Georgia Power now says its 1,100 MW Vogtle Unit 3 nuclear generating facility is now expected to reach initial criticality during February and to be in service in April, a delay from the company’s previous projections .
A filing made January 11 with the U.S. Securities and Exchange Commission blamed the latest delay on vibrations associated with certain piping in the cooling system. The vibrations were detected during the unit’s start-up and pre-operational testing. The plant’s licensee, Southern Nuclear Operating Co., is working to address the vibrations.
The filing said that extending the in-service date beyond the first quarter is estimated to result in additional base capital costs for Georgia Power of up to $15 million pre-tax per month, as well as related allowance for funds used during construction and any additional related construction, support resources, or testing costs.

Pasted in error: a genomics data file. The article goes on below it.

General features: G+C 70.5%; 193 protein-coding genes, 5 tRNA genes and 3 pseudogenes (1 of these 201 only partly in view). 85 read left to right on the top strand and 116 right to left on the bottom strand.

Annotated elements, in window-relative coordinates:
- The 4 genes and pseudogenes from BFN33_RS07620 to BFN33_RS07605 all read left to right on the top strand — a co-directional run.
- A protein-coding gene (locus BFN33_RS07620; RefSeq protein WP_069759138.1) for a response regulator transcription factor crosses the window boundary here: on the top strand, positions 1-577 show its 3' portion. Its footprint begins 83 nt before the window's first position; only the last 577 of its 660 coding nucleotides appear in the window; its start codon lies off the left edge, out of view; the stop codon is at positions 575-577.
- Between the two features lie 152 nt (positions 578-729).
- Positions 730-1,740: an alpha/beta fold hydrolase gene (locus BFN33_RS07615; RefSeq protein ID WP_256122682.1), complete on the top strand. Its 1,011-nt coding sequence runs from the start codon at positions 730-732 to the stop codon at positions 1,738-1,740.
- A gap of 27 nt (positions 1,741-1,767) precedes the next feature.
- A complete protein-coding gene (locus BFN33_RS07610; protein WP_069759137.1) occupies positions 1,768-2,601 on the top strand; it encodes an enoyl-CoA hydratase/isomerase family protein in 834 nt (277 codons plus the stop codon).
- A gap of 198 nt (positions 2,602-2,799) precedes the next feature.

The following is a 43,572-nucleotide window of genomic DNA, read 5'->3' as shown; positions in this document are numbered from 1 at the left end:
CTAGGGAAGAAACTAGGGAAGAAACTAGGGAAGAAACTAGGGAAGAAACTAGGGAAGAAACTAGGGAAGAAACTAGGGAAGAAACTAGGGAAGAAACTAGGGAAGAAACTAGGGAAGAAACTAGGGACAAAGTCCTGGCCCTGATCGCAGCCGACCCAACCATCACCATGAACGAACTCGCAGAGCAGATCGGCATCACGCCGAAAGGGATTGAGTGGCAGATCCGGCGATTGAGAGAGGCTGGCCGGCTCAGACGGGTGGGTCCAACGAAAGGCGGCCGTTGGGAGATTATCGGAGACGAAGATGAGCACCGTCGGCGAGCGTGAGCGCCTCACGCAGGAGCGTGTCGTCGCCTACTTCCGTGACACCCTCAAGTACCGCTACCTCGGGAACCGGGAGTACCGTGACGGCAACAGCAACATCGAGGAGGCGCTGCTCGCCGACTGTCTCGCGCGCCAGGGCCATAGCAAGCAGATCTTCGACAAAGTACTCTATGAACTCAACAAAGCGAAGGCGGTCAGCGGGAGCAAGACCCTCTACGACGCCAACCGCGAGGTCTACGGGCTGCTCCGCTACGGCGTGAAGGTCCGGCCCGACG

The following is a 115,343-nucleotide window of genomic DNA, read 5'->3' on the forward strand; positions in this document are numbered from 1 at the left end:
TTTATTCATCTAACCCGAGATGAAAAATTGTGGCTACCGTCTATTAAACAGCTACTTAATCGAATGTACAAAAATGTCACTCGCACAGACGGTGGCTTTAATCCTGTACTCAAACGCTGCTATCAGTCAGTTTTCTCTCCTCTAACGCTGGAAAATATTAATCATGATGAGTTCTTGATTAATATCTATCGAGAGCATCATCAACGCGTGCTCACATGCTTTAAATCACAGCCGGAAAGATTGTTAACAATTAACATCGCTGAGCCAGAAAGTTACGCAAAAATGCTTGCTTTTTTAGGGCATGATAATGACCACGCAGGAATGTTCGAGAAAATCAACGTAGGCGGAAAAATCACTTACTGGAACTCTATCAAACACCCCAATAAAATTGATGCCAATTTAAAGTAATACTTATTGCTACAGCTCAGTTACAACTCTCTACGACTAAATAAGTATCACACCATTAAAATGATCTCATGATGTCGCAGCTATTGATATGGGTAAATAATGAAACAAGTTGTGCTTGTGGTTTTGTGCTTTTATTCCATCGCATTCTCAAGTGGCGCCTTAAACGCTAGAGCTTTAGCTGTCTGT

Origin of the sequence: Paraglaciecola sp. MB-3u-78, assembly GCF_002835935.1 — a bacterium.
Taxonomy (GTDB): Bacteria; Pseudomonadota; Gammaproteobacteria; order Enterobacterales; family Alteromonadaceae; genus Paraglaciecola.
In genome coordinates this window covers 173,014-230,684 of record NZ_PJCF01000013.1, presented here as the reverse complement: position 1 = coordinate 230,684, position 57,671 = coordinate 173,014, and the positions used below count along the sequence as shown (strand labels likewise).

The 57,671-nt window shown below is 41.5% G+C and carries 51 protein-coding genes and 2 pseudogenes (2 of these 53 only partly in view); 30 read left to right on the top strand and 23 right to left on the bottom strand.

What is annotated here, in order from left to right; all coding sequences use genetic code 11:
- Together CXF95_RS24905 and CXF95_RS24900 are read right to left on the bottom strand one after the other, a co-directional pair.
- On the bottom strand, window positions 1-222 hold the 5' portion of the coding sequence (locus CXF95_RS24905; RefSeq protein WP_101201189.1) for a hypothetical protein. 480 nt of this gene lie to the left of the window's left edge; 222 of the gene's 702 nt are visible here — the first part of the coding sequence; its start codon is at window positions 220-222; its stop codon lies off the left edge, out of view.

It said the projected Unit 3 schedule largely depends on the progress of start-up, final component, and pre-operational testing, “which may be impacted by equipment or other operational failures.” The utility said a further update would be provided as part of Southern Company’s February earnings report.
The two AP1000s under construction at Vogtle near Waynesboro are the first new nuclear units to be built in the U.S. in more than three decades. Construction of Vogtle 3 began in March 2013 and unit 4 in November of that year. Southern Nuclear and Georgia Power, both units of Southern Company, took over managing the construction project in 2017 following Westinghouse’s Chapter 11 bankruptcy.
Vogtle Unit 4 is expected to begin hot functional testing by the end of the first quarter.
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